In this ongoing Q&A series, we aim to highlight students, faculty, and staff who engage with service at Princeton and beyond. This time, we spoke to Benjamin Thornton, the John H. Pace, Jr. ’39 Center for Civic Engagement’s third Community Partner-in-Residence. Thornton is the Director of Outreach Services at Anchor House, where he runs the organization's drop-in center and leads a street outreach team focused on finding youth that are homeless and directing them to coordinated entry services. Thornton has more than 20 years of experience working with runaway and homeless youth and their families. As Community Partner-in-Residence, Thornton is meeting with students, leading trainings on how to enter the community and work with minors, and planning events to bring youth and community expertise to campus. He will be with the Pace Center for the fall semester and has office hours every Monday from 5-7 p.m. in Frist Campus Center, room 201D.
Can you explain briefly what the Community Partner-in-Residence is?
“The [Community Partner-in-Residence] serves to promote a deeper understanding and experience between the community and the campus while identifying the real needs, strengths, and assets of the communities in which service is being performed. This integration of the Community Partner-in-Residence at Princeton is part of the [Pace Center’s] strategic plan goal of building purposeful community partnerships. As a community partner, it is necessary that we are a part of this ongoing conversation. Princeton is fierce in its attempt to get this right and they have put all of the appropriate resources out there to make it clear that service is most beneficial when it is in partnership.”
What drew you to this role?
“I have been an active participant in some of the Pace Center events in past years. It is always a pleasure for me to participate in the service experience of our future leaders, especially those doing work in the community. I am immersed in the operational side of forwarding the mission of Anchor House and seeing the passion that exists for this kind of work is refreshing and keeps me optimistic about the future.”
What aspects of your background have prepared you to be the Community Partner-in-Residence?
“Anchor House is one of very few agencies in the community that does what we do, so I am always networking with members of the community and assembling community partners in order to further the mission of Anchor House. So the aspects of my work that deal with integrating community partners and resources that can help further my work has prepared me for this. Our community partners in Trenton/Mercer County are amazing to work with and epitomize mission driven partnership.
The Community Partner-in-Residence role is very flexible and has varied with each person who holds the position. For me, I’ve learned that there are aspects of my work at Anchor House that do align [with my role at Princeton], one of which is building relationships with young people and exploring their interests and ideas in a way that furthers those ideas. This is an element of the strength-based approach we use to develop the dreams and aspirations of our youth [at Anchor House]. The old phrase was to ‘meet them where they are.’ I suggest we can do better and ‘meet them at their dreams.’ In this way we can clearly see that we are the same. [For example], Trenton youth are perceived to be outside of this community and Princeton students are perceived to be outside of the Trenton community. If we are mindful about our work there the opportunity for both sides to see each other and understand that we are ultimately one community. Relationships tend to gently close the gaps in the, ‘us / them / the other’ paradigm.”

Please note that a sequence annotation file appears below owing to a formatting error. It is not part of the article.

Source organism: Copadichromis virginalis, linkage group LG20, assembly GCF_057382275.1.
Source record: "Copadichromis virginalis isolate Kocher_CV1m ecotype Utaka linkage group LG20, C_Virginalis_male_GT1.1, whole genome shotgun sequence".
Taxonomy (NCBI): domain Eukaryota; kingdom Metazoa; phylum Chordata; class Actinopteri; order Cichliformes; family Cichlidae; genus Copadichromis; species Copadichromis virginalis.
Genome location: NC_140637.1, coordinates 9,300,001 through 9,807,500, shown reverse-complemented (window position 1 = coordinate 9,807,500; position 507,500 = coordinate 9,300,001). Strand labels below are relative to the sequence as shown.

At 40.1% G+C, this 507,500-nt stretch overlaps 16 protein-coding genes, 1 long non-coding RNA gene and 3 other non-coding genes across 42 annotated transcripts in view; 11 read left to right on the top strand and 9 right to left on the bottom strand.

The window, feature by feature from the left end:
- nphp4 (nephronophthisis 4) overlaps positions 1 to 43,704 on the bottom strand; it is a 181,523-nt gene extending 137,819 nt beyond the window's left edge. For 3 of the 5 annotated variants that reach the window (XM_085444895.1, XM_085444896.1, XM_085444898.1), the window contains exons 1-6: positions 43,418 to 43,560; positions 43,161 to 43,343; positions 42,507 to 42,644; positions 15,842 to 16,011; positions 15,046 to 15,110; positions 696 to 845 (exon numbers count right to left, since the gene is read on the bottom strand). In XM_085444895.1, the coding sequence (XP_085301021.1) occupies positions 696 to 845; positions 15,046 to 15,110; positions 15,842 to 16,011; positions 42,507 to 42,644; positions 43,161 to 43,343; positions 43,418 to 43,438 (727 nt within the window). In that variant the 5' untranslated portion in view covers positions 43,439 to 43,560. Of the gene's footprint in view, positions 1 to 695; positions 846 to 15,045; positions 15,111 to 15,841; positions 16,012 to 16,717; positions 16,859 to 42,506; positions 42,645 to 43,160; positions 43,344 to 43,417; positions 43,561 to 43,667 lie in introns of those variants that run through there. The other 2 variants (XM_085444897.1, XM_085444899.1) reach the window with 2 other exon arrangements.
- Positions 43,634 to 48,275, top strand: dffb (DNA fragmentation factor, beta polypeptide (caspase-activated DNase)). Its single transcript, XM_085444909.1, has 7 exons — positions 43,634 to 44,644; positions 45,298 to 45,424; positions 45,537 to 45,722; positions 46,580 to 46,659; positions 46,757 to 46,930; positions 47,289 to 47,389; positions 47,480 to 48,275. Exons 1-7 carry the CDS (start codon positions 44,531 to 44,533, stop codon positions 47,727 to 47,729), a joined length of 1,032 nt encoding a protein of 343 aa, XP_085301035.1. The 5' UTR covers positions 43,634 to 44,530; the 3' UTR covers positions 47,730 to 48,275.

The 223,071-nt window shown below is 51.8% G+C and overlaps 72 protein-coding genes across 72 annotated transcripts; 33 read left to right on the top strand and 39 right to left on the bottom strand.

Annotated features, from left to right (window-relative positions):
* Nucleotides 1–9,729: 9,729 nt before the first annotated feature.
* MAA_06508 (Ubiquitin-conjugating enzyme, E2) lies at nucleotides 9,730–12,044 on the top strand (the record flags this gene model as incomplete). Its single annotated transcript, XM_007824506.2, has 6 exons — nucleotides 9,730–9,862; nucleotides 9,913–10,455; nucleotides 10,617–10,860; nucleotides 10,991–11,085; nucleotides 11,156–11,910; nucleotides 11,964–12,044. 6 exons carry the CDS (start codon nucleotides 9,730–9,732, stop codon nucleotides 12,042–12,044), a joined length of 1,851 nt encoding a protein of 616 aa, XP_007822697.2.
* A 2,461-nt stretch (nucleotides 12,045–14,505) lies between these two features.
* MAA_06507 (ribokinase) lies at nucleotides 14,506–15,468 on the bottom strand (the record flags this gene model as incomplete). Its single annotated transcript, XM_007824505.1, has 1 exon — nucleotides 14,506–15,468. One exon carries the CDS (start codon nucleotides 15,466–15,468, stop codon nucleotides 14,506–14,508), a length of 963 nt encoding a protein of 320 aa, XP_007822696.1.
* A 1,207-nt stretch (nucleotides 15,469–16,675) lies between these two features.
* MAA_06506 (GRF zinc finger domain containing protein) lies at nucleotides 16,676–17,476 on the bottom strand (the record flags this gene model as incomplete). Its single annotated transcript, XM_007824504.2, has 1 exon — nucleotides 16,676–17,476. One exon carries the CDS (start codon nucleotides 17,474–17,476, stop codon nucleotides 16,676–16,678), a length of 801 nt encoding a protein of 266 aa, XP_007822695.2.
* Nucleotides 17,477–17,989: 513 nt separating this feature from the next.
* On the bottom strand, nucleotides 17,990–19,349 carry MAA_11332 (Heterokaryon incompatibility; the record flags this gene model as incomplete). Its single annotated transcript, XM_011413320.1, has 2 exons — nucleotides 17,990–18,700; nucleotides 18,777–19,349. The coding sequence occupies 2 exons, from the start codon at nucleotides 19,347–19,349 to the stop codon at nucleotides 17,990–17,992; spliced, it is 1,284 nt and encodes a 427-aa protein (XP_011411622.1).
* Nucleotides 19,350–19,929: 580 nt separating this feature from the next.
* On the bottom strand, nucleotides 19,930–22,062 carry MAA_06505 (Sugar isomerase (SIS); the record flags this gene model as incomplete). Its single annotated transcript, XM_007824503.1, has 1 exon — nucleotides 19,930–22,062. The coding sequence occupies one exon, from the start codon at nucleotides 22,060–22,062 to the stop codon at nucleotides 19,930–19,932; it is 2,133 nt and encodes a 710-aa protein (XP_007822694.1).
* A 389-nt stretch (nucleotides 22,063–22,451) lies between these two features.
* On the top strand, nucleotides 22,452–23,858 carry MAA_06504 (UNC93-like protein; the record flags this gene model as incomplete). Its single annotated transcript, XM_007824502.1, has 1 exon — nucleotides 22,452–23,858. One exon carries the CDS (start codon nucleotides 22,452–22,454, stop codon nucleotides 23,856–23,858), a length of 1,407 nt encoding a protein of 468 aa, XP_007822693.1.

What unique opportunities for service do you see at Princeton?
“There are too many to list here. I believe the main opportunity whether it be [with the] fire [department], EMS, or afterschool programs, is to inspire service in the public interest. Service is unique in and of itself. It is the heartbeat of a healthy mind, household, neighborhood, and community. It can and always has changed the world in which we live.”
Are there any unique obstacles that you think a campus such as Princeton has to inspiring service, and if so, what can we do to mitigate them?
“The obstacles are the age old issues that provide resistance to good. Stigma, exploitation of differences, and disagreement that cuts us off from communication. With such diversity on Princeton’s campus there is the opportunity to teach the world how to move past these fear-based and binary thinking traps. People who disagree about religion and politics, CAN serve their community together. As long as we keep talking and serving, the distance between us gets just a little bit smaller.”
Why do you think it is important for Princeton students to learn from outside perspectives as they perform service?
“Anytime we expand the boundaries of what is inside of our perspective we see more of the whole, which expands our ability to serve and makes our service a force of growth and movement beyond our limiting paradigms."
Is there anything else you would like people to know about you or your role?
“I would like to connect with students, faculty and staff who share my passion for service. In particular, I’d like to bring awareness to the mission of Anchor House and the problem of youth homelessness. Our youth are our most precious resource and I’m inspired every day by their resilience. I find this work inspiring and I have seen the best in the people that I have had the pleasure of serving with.”